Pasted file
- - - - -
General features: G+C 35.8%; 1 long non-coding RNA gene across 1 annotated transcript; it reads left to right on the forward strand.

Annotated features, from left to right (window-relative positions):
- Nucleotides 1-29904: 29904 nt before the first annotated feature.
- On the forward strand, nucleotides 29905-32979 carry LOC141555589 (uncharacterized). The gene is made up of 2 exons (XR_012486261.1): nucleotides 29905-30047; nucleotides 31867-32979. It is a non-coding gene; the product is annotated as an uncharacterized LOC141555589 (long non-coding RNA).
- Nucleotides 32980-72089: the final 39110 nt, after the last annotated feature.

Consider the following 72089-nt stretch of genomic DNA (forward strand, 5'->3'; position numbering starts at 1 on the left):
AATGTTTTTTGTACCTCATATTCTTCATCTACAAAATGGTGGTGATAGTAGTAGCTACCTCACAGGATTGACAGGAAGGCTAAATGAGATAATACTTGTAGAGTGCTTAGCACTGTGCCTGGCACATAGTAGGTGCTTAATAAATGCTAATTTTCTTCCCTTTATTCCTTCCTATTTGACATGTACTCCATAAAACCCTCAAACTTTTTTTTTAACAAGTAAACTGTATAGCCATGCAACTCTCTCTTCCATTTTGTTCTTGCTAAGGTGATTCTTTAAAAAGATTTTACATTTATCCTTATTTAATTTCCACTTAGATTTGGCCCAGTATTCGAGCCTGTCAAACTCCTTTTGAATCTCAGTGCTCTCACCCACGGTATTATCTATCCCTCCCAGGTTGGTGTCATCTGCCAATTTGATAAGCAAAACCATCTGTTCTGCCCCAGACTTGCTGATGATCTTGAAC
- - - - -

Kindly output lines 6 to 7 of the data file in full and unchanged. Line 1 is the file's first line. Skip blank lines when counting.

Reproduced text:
Consider the following 72089-nt stretch of genomic DNA (forward strand, 5'->3'; position numbering starts at 1 on the left):
AATGTTTTTTGTACCTCATATTCTTCATCTACAAAATGGTGGTGATAGTAGTAGCTACCTCACAGGATTGACAGGAAGGCTAAATGAGATAATACTTGTAGAGTGCTTAGCACTGTGCCTGGCACATAGTAGGTGCTTAATAAATGCTAATTTTCTTCCCTTTATTCCTTCCTATTTGACATGTACTCCATAAAACCCTCAAACTTTTTTTTTAACAAGTAAACTGTATAGCCATGCAACTCTCTCTTCCATTTTGTTCTTGCTAAGGTGATTCTTTAAAAAGATTTTACATTTATCCTTATTTAATTTCCACTTAGATTTGGCCCAGTATTCGAGCCTGTCAAACTCCTTTTGAATCTCAGTGCTCTCACCCACGGTATTATCTATCCCTCCCAGGTTGGTGTCATCTGCCAATTTGATAAGCAAAACCATCTGTTCTGCCCCAGACTTGCTGATGATCTTGAAC